Police Abuse

North Miami PBA on Shooting of Unarmed Black Man: Meant to Shoot The Autistic Patient With the Toy Truck

Union chief says it's "not what the rest of country" was going through.



The Police Benevolent Association in North Miami came out to defend a police officer who shot an unarmed behavior specialist who was lying on his ground with hands up and trying to help the officer with an autistic patient who was holding a toy truck, the Miami Herald reported.

The unidentified officer insists through his union that he was aiming to shoot the patient, not Charles Kinsey, who was trying to help him with the patient after he left facility grounds. Kinsey says when he asked the cop why he shot him, the cop said he didn't know.

"I took this job to save lives and help people," the officer said, according to the union. "I did what I had to do in a split second to accomplish that and hate to hear others paint me as something that I'm not."

During the incident, the patient was holding a toy truck. According to previous reporting, someone apparently called 911 mistaking the toy truck for a gun, and telling a dispatcher the youth was suicidal. Kinsey was attempting to return the patient to the facility he had left, and to help defuse the situation with police.

The PBA chief, John Rivera, suggested the officer may not have had crisis intervention training, a department requirement. "I couldn't allow this to continue for the community's sake," Rivera said at a press conference yesterday. "Folks, this is not what the rest of the nation is going through."

Kinsey was hit in the leg and is expected to recover. The shooting reveals a lot of the issues contributing to excessive police violence. The officer, on paid leave, insists he took the job to save lives—not relevant. He defends his actions, which could have cost a life, and apparently were intended to do so (just not the person he shot), by saying he had to make a "split second" decision, a common refrain in police shootings. He insists he's not a racist—also irrelevant. Meanwhile, the union floats the idea the officer may not have received crisis intervention training, likely to use lack of training as a defense against termination. If the officer wants to save lives and help people, and do the right thing, he would resign. Shooting the autistic patient, who was sitting on the street holding a toy truck next to a behavior specialist attempting to help the officer defuse the situation, would not have been a better result. If the shooting was accidental and this story is cover, he failed to adhere to basic gun safety guidelines. The officer ought to be well-trained enough and have enough respect for the profession he is in to leave it. Warriors, as cops often like to call themselves, did the right thing.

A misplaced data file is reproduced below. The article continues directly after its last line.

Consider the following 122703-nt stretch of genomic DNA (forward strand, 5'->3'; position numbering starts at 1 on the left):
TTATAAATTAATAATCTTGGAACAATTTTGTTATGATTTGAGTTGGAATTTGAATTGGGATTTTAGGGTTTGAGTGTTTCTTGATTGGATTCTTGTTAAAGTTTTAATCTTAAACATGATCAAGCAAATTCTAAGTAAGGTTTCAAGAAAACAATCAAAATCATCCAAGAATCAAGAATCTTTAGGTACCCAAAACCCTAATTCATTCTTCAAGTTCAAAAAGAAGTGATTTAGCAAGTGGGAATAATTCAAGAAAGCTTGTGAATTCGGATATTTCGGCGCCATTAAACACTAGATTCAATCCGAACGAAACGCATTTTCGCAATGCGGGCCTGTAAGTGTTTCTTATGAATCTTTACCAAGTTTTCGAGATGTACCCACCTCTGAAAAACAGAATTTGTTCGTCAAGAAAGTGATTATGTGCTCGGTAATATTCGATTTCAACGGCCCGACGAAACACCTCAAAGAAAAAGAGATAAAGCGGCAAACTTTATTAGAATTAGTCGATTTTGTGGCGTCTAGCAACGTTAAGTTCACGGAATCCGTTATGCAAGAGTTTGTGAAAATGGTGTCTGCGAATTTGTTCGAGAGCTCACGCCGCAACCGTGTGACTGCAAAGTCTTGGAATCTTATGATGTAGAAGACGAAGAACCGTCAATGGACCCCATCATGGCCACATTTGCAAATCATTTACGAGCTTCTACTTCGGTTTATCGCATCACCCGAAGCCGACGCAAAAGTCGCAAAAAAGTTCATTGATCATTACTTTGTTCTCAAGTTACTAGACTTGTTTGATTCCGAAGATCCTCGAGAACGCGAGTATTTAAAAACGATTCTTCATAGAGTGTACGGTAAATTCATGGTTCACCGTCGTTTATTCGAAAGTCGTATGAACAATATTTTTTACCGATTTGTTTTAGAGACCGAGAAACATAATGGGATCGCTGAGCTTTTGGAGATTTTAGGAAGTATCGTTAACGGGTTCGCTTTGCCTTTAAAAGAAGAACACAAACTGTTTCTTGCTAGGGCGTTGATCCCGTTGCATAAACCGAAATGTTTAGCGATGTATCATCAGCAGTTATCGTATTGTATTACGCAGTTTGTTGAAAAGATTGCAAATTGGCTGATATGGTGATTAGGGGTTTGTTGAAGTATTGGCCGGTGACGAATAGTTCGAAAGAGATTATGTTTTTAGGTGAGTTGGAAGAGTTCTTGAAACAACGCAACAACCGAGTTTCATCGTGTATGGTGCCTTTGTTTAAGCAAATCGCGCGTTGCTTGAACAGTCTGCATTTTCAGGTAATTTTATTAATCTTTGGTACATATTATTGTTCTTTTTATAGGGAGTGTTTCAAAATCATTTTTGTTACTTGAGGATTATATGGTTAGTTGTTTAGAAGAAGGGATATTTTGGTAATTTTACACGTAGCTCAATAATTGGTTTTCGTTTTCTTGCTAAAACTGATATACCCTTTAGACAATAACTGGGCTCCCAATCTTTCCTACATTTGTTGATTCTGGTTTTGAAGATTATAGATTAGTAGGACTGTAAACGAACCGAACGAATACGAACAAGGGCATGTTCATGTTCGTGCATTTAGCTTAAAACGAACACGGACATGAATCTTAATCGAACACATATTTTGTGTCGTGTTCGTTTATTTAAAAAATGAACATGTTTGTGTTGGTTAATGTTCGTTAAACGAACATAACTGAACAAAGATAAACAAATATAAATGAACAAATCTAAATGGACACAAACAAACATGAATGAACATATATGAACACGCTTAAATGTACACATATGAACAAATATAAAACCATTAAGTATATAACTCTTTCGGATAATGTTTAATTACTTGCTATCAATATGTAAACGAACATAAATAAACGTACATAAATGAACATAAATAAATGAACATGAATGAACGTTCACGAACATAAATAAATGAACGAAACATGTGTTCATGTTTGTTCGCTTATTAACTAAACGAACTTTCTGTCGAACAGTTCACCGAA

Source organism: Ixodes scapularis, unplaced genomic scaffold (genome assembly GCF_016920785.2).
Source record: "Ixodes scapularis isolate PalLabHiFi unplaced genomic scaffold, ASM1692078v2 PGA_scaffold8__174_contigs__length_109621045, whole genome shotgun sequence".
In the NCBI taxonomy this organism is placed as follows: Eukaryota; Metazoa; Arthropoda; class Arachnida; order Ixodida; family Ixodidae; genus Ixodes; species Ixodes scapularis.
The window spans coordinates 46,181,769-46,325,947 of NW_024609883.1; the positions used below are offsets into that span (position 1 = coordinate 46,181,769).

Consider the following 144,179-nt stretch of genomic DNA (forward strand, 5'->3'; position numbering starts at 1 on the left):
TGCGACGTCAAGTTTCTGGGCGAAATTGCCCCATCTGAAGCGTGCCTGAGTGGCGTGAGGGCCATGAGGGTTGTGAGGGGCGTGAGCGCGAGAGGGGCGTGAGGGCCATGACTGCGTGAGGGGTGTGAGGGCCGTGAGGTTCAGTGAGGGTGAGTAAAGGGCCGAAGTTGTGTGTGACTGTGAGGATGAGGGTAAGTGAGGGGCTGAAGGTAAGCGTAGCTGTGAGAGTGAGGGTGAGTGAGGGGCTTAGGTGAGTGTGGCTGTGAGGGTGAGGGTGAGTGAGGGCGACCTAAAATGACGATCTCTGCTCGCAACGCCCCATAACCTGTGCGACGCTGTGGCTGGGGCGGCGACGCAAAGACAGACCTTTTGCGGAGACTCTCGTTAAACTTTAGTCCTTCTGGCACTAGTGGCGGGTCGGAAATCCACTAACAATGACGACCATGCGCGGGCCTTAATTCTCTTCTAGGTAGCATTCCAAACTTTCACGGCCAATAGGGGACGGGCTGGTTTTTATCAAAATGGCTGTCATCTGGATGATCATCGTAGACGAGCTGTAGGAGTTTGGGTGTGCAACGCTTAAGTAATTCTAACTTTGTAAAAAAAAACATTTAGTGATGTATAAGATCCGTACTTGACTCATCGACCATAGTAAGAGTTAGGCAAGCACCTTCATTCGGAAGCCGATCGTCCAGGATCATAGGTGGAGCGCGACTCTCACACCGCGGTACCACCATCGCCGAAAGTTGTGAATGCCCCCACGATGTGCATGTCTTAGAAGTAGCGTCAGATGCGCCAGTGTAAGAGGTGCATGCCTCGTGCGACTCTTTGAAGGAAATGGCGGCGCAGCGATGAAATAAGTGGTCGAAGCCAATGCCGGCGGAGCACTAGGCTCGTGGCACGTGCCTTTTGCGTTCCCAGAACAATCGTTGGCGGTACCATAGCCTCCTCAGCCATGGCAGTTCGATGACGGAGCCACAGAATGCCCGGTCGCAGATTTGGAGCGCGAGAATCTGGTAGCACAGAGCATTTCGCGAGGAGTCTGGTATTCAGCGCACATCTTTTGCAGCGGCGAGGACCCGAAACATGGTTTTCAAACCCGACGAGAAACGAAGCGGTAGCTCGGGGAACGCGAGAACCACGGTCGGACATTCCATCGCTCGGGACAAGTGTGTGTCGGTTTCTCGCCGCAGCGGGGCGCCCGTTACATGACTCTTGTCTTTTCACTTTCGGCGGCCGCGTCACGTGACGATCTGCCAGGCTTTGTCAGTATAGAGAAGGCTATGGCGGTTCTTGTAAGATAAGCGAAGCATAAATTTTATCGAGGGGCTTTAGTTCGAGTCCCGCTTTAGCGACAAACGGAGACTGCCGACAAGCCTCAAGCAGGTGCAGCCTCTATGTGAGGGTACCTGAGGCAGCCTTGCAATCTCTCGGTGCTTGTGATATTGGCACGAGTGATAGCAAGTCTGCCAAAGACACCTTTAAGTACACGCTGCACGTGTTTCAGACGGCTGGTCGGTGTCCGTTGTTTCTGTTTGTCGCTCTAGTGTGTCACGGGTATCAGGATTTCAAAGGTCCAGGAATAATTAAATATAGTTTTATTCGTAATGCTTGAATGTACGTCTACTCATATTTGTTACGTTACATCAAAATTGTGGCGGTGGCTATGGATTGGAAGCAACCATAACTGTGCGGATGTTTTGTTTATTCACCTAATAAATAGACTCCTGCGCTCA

Several of the policy proposals of Black Lives Matter's Campaign Zero initiative would help to lower the chances of such an incident happening. One of them, targeting police union contracts, has been the subject of protests this week in Oakland, New York, and D.C.